After you have secured a job, finding accommodation in Ireland is the next big step. Whether you’re looking to rent or to buy, here is some basic information you will need when navigating the Irish housing market and making yourself at home.
Housing in Ireland
There is high demand in Ireland for accommodation currently, especially in the larger cities such as Cork, Galway and Dublin. House shares (renting a private bedroom in a shared house), are a very common option in Ireland, especially for single people in larger cities where demand and rents are high.
Rents and house prices vary widely by location and are higher in cities. Of course, while rent in Dublin is higher than other parts of the country, it also has the widest range of amenities and access to jobs, as well as an excellent transport system. Prepare for a first come, first served approach and be proactive in making enquiries and arranging viewings.
Renting in Ireland
Your lease (or Tenancy Agreement), is a legally binding contract signed by both you and the owner of the property. This lays out the conditions such as the rate of rent, the duration of the lease and what will happen if the terms are broken. A lease is usually for 6 or 12 months.
You can find rentals by searching online, or through visiting a letting agent. Popular websites such as daft.ie, rent.ie and myhome.ie allow you to search by area and list all different types of accommodation. Searching online is also a great way to see your options and get ahead before you move from your home country.
Letting agents can also help you find the perfect home, and may also provide administrative, management and other services for the property, but there will be an added fee. Two of the most widely used lettings agents are Sherry Fitzgerald and Savills. Visit the Residential Tenancies Board to get a full understanding of your rights.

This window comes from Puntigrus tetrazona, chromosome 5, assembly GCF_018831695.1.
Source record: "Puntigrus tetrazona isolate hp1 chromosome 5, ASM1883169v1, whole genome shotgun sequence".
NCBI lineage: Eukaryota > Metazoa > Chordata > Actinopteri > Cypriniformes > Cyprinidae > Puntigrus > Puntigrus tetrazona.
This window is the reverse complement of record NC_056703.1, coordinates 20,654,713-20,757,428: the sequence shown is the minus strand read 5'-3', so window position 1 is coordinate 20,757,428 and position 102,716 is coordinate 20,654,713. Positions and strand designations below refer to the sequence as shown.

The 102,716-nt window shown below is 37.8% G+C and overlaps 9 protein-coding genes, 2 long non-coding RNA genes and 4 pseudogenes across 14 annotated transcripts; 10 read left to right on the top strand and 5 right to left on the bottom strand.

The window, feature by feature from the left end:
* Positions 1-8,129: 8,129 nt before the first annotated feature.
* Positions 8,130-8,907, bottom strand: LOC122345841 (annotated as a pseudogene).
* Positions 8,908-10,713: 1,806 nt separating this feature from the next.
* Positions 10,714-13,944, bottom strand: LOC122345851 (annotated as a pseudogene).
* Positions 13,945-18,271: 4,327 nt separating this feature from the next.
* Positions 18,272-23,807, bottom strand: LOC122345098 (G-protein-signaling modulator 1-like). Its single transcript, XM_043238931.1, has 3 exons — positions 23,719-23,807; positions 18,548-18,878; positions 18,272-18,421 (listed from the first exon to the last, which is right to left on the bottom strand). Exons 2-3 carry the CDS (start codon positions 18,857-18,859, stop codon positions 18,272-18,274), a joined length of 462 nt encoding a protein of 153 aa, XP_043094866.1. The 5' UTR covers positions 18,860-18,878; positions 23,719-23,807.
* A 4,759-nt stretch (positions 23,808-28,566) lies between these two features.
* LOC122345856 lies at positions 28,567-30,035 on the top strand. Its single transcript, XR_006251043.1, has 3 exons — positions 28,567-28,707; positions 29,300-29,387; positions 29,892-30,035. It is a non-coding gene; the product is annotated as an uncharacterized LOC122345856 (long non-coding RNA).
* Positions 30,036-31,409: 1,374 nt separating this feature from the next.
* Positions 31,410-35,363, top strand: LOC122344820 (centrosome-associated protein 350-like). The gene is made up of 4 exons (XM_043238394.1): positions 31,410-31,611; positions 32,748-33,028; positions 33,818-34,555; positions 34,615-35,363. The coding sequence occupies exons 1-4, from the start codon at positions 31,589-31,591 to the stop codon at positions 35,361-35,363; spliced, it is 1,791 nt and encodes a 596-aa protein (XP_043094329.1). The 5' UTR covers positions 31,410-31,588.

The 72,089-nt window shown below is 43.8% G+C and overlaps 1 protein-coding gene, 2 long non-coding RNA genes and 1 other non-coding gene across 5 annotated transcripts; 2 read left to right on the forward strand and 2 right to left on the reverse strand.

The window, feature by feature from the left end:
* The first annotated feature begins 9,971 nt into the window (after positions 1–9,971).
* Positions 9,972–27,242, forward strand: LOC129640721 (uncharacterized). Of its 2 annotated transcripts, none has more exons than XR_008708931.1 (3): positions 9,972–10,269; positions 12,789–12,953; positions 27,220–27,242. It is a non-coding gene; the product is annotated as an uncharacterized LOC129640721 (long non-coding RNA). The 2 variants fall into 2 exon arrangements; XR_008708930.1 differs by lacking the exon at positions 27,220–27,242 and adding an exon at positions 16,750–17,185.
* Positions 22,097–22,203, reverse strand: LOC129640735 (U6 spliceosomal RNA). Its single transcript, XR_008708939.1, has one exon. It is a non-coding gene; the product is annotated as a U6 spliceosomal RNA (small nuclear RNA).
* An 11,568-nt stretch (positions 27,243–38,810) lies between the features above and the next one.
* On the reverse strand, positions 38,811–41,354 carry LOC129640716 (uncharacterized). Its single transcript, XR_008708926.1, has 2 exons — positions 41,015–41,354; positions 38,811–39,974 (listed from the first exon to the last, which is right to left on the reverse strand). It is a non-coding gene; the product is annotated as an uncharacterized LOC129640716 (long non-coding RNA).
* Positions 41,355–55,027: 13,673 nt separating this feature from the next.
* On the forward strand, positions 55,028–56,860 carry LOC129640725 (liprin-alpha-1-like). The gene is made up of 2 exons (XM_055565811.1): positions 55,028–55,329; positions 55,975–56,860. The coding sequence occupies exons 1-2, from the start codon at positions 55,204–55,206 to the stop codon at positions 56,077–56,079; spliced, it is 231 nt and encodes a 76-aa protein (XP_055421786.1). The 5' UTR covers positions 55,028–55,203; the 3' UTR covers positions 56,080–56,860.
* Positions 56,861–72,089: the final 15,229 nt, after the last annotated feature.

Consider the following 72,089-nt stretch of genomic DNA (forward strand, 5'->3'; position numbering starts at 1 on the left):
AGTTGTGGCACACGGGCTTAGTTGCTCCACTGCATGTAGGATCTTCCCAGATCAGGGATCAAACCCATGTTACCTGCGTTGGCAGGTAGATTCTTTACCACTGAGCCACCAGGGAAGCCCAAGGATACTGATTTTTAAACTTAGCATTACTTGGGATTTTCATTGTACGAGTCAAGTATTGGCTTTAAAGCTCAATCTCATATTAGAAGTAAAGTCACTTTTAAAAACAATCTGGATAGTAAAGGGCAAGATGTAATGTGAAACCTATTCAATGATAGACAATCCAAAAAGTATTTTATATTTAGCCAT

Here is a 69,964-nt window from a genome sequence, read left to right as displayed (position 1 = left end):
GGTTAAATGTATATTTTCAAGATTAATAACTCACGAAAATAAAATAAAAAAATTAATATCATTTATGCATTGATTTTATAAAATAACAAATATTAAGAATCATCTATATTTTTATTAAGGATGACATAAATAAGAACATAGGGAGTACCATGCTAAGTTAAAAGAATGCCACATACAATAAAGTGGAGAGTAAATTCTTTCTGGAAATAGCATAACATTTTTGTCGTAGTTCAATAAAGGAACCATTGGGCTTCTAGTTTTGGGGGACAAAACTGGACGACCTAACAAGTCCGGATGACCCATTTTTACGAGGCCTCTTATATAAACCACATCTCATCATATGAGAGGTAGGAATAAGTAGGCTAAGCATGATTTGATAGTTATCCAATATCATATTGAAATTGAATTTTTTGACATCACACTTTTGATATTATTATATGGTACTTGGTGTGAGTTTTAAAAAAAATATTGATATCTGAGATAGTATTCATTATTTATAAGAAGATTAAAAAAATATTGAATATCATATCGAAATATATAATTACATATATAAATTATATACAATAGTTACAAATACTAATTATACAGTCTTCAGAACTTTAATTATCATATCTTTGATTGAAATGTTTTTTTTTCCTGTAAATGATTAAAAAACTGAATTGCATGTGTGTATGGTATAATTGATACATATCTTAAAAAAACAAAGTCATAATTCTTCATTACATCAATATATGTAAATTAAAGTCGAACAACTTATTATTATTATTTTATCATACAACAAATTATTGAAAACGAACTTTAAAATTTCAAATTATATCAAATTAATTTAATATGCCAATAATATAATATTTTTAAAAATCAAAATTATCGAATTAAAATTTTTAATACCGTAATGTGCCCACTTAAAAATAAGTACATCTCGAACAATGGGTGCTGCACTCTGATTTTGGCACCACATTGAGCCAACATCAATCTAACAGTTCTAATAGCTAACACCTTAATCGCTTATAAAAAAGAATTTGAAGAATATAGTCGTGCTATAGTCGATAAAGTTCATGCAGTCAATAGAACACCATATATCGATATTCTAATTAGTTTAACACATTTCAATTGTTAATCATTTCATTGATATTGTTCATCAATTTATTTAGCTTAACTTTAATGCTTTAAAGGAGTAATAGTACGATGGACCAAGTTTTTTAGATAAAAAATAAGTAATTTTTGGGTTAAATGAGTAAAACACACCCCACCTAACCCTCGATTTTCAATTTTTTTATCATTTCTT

Bills and Utilities
Typical bills are in addition to rental payments and may include electricity, gas or oil, internet, phone, water, and waste. Make sure you know what bills, if any, are included in your rent. Rented houses and apartments in Ireland are usually fully furnished and may come with an inventory list.
When applying to rent accommodation in Ireland, you may be asked for the following documentation:
- Employer reference, including address and telephone number to prove employment.
- Previous landlord reference, including address and telephone number.
- Valid photo ID to confirm your identity.
- Bank details, to show you’re financially secure enough to pay rent.
Renting and Your Rights
Ireland has strong tenant protection laws, and it’s important to be aware of your rights.
At the end of 2016 the government listed specific areas as rent pressure zones (RPZ). These have been extended to 2021. If you are renting in a rent pressure zone, then your landlord can only seek a rent increase of up to 4% per annum.
“The RPZ rules apply if you are moving into tenancy which is located within a rent pressure zone. In this case, upon commencement of the tenancy, the landlord is required to give you written information outlining the amount of rent and date it was last set under a tenancy for the dwelling and a statement as to how the rent set under the tenancy of the dwelling has been calculated having regard to the rent pressure zone formula. If you don’t get this the landlord is in breach and you can take further action through the RTB.”
Renting Outside of a Rent Pressure Zone
The rules for renting in an area outside of an RPZ have also been extended to 2021. If you live outside of an RPZ your landlord cannot charge more than ‘market rent’ when seeking a rent review and it must be at least 24 months from the date of your last review-this is the notification that you received of a rent review and not the date you started paying the new rent.
Following the expiry of the 24-month period your landlord/agent must give at least 90 days written notice of the amount of the new rent and date it is to take effect from. The notice must be in writing, email, text or verbal notice are not valid and it cannot be given before the expiry of the 24-month period.
To determine ‘market rent’ you can check a number of sources including the Residential Tenancies Board (RTB) Rent Index www.rtb.ie, property websites, property agents, to let ads in newspapers etc.
In addition to the contract, you will be asked to pay a security deposit. This fee is returned at the end of the lease unless the terms have been broken. Unlike countries such as the United Kingdom, there is no central repository for these funds and each landlord will retain the deposit for the duration of the contract in his or her bank account.
If you choose to start your search after you arrive, there are lots of options when it comes to temporary accommodation. Besides the usual hotels and hostels, increasingly popular short-term apartment rentals such as Airbnb and HomeAway can be a great way for you to live like a local and experience different neighbourhoods in your new city while you arrange viewings.